Discover Benelux | Leeuwarden | European Capital of Culture
Dada-inspired boat in the city of Drachten, Friesland. Photo: © Drachten Museum, Leeuwarden-Friesland 2018
‘machine’ constructed with music, dance or theatre will encourage participants to communicate as each project must relate to one another to start a chain reaction.
Dare to be different Society is becoming more diverse. That is why Leeuwarden-Friesland 2018 will underline the importance of celebrating diversity, using culture to ignite discussion and create a willingness to integrate. “We have projects that stress the differences between people, and we see that as a strength,” says Westerhof. In July, the Welcome to the Village festival will function as a micro-society filled with musical, artistic and culinary delights where solutions are found to create a more sustainable and integrative future. This vision continues backstage where ten per cent of the volunteers are newcomers to Friesland, some of them refugees. In the village of Sint Annaparochie, a refu78 | Issue 50 | February 2018
gee centre has been part of The Journey community art project. Concern about the separation between the local and refugee residents prompted organisation Haring & Hummus to help them communicate and even undertake a theatrical walk in 2016 from the refugee centre to the centre of the village. Using art as a catalyst for change is an important goal at Leeuwarden-Friesland 2018. “It’s about using art to change, using culture as a medium for change,” says Woolgar. “It’s the courage to do things differently.” For Strangers on Stage, performances are used to confront attitudes towards multiculturalism. Shows include the Israeli-Dutch choreographic duo IVGI&GREBEN and the energetic magic of Slava the Russian clown. Another powerful performance will be Lost in the Greenhouse, a theatrical and musical whodunnit set in a greenhouse that tells the story of its Polish and Frisian workers.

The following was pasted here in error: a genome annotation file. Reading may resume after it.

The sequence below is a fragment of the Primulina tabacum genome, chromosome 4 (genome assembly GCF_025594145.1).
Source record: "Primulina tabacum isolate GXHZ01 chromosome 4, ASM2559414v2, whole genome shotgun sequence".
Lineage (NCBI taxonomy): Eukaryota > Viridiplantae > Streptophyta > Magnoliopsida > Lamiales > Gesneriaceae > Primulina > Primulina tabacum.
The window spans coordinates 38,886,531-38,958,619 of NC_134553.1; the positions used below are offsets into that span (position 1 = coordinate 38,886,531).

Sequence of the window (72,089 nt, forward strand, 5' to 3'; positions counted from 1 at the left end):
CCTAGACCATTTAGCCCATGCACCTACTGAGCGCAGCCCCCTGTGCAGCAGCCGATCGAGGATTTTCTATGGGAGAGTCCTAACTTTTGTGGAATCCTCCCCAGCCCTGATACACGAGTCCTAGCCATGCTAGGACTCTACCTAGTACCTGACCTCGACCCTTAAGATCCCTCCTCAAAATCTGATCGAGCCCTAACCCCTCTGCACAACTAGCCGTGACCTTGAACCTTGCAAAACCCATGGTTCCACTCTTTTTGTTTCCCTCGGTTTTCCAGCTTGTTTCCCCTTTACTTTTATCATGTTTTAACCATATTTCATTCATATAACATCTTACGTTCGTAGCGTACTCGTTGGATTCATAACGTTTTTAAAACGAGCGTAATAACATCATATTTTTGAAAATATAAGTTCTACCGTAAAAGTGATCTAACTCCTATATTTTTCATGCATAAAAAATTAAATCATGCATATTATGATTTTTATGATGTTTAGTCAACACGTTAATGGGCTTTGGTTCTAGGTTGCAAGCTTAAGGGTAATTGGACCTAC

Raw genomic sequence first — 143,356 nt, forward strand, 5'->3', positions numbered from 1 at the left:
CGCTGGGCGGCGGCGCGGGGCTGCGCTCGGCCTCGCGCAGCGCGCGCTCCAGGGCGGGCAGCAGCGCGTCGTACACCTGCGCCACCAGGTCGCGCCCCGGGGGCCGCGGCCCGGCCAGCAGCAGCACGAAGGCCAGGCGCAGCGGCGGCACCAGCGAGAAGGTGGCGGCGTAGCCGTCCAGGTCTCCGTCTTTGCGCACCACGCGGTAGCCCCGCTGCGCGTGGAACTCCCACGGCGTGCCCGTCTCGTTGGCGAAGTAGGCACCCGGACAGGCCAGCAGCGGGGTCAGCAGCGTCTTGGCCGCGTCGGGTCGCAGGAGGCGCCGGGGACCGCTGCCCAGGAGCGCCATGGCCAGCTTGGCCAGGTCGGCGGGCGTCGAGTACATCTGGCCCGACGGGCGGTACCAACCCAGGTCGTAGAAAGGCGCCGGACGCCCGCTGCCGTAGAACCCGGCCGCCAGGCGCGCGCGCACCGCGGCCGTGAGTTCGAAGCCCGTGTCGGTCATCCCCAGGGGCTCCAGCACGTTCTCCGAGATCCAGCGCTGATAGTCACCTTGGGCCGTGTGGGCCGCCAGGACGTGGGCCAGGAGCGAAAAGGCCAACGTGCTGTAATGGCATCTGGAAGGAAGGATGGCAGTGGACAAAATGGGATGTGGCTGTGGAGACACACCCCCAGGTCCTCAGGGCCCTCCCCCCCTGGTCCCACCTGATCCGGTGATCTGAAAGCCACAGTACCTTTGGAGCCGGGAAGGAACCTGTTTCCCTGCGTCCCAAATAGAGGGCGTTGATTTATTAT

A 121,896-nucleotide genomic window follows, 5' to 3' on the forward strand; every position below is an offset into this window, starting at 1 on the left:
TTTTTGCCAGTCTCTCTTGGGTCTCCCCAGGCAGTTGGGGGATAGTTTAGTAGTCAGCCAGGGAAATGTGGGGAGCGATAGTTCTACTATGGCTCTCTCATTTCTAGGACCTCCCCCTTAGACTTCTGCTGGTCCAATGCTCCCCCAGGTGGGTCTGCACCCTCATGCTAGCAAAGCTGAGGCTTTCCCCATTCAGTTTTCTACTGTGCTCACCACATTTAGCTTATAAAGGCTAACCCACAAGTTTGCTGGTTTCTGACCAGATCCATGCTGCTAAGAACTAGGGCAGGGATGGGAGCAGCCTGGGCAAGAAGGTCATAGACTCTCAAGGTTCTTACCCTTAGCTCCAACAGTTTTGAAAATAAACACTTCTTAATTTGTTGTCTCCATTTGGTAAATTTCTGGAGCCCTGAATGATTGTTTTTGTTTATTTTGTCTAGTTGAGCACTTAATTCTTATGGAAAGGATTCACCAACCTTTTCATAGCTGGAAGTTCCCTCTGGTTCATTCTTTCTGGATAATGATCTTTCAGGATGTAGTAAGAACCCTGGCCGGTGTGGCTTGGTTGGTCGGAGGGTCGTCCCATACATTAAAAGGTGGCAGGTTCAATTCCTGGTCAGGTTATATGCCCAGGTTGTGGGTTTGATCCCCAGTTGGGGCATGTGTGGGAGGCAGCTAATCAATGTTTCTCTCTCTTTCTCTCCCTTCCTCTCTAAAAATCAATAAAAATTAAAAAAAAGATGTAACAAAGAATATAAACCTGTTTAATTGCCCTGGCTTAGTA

Many types of diversity will be celebrated. For example, King of the Meadows will raise awareness of the bio-diversity of the Dutch landscape and its disappearing meadow birds. Embodying this message will be musical, dance and theatre productions, including an orchestra of 2,000 wind instruments and multimedia experiences where you can see through the eyes of a black-tailed godwit. At Frisian Dance Days, dancers of all ages and physical limitations will display their talents in a series of shows in October. Even the diversity of languages is celebrated at Lân Fan Taal, a collection of festivals and exhibitions exploring not only speech, but everything from braille to body language.
Dare to dream Although predominantly promoting Leeuwarden and Friesland, many events involve collaborations with the international community. “Our emphasis lies on inspiring the rest of Europe, but also to provide the rest
Promoting Belgium, The Netherlands and Luxembourg.